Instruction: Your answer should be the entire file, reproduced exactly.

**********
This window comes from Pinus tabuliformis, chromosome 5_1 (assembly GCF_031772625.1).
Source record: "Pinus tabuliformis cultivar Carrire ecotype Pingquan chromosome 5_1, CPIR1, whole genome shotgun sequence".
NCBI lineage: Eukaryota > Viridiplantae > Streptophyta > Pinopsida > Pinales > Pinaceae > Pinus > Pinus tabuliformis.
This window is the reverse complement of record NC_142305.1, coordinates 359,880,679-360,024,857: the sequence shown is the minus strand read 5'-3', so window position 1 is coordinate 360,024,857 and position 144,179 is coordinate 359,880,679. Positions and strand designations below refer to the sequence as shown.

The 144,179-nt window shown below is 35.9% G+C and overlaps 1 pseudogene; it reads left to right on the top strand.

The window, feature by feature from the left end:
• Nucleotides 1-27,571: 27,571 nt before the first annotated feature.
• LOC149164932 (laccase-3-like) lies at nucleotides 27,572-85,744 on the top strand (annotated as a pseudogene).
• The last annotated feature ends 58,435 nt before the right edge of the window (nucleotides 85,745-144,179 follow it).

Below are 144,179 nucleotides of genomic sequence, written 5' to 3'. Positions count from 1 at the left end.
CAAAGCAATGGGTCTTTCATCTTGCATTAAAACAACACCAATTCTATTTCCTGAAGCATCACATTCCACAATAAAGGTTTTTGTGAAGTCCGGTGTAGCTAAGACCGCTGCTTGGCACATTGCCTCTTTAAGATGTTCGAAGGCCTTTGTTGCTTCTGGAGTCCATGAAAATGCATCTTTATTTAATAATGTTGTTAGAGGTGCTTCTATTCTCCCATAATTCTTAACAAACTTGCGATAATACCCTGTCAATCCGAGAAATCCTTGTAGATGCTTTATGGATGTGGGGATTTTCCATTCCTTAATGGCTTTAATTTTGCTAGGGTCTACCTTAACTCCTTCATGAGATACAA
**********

This window comes from Pinus tabuliformis, chromosome 5_1 (assembly GCF_031772625.1).
Source record: "Pinus tabuliformis cultivar Carrire ecotype Pingquan chromosome 5_1, CPIR1, whole genome shotgun sequence".
NCBI lineage: Eukaryota > Viridiplantae > Streptophyta > Pinopsida > Pinales > Pinaceae > Pinus > Pinus tabuliformis.
This window is the reverse complement of record NC_142305.1, coordinates 359,880,679-360,024,857: the sequence shown is the minus strand read 5'-3', so window position 1 is coordinate 360,024,857 and position 144,179 is coordinate 359,880,679. Positions and strand designations below refer to the sequence as shown.

The 144,179-nt window shown below is 35.9% G+C and overlaps 1 pseudogene; it reads left to right on the top strand.

The window, feature by feature from the left end:
• Nucleotides 1-27,571: 27,571 nt before the first annotated feature.
• LOC149164932 (laccase-3-like) lies at nucleotides 27,572-85,744 on the top strand (annotated as a pseudogene).
• The last annotated feature ends 58,435 nt before the right edge of the window (nucleotides 85,745-144,179 follow it).

Below are 144,179 nucleotides of genomic sequence, written 5' to 3'. Positions count from 1 at the left end.
CAAAGCAATGGGTCTTTCATCTTGCATTAAAACAACACCAATTCTATTTCCTGAAGCATCACATTCCACAATAAAGGTTTTTGTGAAGTCCGGTGTAGCTAAGACCGCTGCTTGGCACATTGCCTCTTTAAGATGTTCGAAGGCCTTTGTTGCTTCTGGAGTCCATGAAAATGCATCTTTATTTAATAATGTTGTTAGAGGTGCTTCTATTCTCCCATAATTCTTAACAAACTTGCGATAATACCCTGTCAATCCGAGAAATCCTTGTAGATGCTTTATGGATGTGGGGATTTTCCATTCCTTAATGGCTTTAATTTTGCTAGGGTCTACCTTAACTCCTTCATGAGATACAA